As the Blue Mountains continues to swelter in the extreme summer heat, recent research in western Sydney has revealed the heat is leading to sedentary lifestyles and social isolation.
Researchers from Western Sydney University found people were staying indoors and relying heavily on air-conditioning, and a lack of cool areas in public spaces was leading to sedentary lifestyles and social isolation.
“New houses in western Sydney, as all around Australia, are being designed around air-conditioning to deliver thermal comfort,” said Dr Louise Crabtree from the university’s Institute for Culture and Society .
“This leads to a perceived need for less publicly accessible infrastructure, which then exacerbates the problem. The sobering reality we confront is an Australia where 50-degrees summer days may become a normal event in Sydney by 2040, sooner in other metropolitan areas.”
Dr Crabree said the Cooling the Commons research focused on three vulnerable groups in western Sydney – mums with young kids, the elderly, and carers, and how they coped with rising temperatures.
“We could see how the lack of shaded and other cool public spaces is forcing an increasingly sedentary lifestyle,” Dr Crabtree said.
She says parks were popular spots on a hot day, but there needed to be more shade provided and the surfaces around play equipment also needed to be re-examined.
“On a hot day, softfall and Astroturf is too hot to touch. Grass is the coolest surface as cover but that has maintenance issues,” Dr Crabtree said.
Shade around and on the way to bus stops was also important, otherwise people without transport wouldn’t leave their house.
“We found people were lying on the floor in the coolest room of their house for hours,” Dr Crabtree said.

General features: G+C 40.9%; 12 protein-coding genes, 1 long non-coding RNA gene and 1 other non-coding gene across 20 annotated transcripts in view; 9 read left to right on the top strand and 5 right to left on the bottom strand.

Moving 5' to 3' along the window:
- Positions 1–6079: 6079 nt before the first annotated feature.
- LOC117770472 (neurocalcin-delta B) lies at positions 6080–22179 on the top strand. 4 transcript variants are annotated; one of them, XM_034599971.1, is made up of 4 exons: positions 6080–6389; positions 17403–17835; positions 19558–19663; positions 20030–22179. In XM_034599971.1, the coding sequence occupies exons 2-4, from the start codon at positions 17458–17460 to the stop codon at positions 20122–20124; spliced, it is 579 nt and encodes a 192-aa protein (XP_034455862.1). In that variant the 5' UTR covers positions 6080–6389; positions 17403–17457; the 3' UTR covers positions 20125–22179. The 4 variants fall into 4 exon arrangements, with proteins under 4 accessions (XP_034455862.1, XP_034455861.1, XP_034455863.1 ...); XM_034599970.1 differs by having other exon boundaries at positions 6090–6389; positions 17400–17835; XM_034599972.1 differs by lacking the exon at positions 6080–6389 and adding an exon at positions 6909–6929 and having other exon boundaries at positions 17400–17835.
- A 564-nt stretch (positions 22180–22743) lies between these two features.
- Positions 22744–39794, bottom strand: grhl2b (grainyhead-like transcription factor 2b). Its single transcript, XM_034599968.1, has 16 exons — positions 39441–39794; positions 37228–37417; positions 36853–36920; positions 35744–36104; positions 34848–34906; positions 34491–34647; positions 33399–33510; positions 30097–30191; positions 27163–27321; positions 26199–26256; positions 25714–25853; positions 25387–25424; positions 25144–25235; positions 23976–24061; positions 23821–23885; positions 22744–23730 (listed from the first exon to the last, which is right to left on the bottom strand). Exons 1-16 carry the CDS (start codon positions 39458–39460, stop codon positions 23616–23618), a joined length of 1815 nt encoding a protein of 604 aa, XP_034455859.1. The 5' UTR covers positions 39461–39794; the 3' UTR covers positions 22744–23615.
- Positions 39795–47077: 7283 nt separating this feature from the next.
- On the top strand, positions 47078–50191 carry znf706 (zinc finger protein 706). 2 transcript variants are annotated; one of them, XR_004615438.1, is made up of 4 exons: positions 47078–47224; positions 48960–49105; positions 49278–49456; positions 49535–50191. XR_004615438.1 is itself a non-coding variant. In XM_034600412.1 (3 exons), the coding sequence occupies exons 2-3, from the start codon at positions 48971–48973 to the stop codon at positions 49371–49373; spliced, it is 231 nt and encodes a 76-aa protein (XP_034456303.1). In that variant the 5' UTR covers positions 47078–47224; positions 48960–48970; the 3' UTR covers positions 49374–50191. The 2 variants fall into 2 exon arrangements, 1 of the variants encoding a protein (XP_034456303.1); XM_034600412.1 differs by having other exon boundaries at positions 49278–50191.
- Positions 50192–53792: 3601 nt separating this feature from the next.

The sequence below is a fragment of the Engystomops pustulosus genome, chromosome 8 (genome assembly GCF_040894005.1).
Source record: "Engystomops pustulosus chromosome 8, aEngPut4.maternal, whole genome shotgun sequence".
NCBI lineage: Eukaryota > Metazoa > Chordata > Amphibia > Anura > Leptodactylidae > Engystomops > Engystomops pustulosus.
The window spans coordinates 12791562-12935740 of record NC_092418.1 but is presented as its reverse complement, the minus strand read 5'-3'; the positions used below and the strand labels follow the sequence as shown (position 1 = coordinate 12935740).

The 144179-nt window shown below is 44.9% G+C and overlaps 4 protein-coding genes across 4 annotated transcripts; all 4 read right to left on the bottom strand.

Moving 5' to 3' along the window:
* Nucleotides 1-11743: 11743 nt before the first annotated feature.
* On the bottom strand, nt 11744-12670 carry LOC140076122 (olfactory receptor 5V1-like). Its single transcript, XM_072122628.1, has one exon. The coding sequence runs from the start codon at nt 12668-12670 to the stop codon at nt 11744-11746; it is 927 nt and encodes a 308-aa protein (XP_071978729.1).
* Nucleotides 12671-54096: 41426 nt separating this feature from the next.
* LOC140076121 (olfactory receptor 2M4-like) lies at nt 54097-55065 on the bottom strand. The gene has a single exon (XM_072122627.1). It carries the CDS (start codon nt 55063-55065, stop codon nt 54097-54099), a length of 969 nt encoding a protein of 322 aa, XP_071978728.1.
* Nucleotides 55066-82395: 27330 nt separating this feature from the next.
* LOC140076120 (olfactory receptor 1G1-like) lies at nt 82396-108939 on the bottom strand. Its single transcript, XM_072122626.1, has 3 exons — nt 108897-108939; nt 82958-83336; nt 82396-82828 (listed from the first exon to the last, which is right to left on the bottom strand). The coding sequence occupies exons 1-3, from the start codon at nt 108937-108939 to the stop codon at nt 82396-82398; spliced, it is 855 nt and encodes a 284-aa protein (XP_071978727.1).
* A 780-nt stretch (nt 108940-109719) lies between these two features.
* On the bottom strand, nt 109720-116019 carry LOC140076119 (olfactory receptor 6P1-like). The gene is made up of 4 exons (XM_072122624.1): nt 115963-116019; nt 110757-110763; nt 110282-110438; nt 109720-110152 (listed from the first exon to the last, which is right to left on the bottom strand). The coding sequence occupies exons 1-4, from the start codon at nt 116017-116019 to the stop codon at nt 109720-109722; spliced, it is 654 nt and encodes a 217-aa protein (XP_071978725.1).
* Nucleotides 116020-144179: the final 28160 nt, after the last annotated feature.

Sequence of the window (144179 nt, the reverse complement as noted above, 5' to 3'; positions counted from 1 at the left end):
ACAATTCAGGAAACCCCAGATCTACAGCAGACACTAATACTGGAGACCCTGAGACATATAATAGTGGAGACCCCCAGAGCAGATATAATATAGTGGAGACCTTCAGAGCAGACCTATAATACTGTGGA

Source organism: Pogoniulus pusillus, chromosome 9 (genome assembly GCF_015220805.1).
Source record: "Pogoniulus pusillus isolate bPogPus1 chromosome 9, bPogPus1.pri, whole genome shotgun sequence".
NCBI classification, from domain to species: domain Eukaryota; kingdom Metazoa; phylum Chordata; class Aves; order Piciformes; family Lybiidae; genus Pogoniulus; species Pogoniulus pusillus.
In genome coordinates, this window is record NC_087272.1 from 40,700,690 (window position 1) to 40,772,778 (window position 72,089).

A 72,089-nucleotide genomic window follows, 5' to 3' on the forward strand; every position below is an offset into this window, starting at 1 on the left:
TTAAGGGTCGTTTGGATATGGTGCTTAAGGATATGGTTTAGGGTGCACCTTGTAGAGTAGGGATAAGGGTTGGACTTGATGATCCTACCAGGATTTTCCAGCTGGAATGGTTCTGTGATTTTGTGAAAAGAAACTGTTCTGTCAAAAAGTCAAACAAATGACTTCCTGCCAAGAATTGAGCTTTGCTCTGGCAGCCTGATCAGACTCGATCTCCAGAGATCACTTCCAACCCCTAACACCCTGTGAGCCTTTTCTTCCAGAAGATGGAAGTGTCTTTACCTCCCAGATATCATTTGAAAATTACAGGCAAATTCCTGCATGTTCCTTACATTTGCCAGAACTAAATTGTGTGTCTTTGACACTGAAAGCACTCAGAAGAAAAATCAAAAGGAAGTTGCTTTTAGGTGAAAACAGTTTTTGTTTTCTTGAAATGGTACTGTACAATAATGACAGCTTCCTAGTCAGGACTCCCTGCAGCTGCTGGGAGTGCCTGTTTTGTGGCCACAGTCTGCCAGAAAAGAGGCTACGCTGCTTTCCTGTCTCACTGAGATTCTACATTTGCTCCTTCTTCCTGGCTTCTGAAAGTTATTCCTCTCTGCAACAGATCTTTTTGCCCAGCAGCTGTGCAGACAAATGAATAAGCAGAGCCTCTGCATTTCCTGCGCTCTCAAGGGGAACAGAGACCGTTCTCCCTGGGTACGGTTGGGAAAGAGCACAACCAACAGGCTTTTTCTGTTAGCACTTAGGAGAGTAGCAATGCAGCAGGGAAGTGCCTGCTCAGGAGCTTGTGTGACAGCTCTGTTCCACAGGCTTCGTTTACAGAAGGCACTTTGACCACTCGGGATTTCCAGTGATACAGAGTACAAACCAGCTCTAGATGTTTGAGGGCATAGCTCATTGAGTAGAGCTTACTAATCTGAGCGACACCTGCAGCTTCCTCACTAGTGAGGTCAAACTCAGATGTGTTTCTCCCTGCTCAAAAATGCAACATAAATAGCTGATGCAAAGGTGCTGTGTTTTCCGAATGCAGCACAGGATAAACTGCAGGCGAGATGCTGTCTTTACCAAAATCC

She also talked of teenagers jumping into water features at housing developments just to keep cool.
Creating cool community gardens and parks where people could gather – perhaps even community outdoor kitchens – would encourage people to socialise and keep cool at the same time.
She said homes should be built taking into account orientation, and deep shade areas, including verandahs and screening.
“The bigger challenge is the existing housing stock. If it’s been built wrong you are very constrained in what you can do, particularly if you’re renting,” Dr Crabtree said.
“There’s not much knowledge about effectively retro-fitting homes.”
She said a discussion was needed on what incentives could be offered to landlords to make it more attractive to provide cooler, energy-efficient homes.
Whether that was an energy or star rating for a home’s energy efficiency, or legislation with incentives that encouraged owners or landlords to provide more energy-efficient homes was a discussion worth having.
What she’d observed was low-income households stuck in bad housing, in the hottest parts of the city, sweltering in the heat because they didn’t have or couldn’t afford air-conditioning.
“We need to think through strategies. It’s very piecemeal at the moment,” Dr Crabtree said.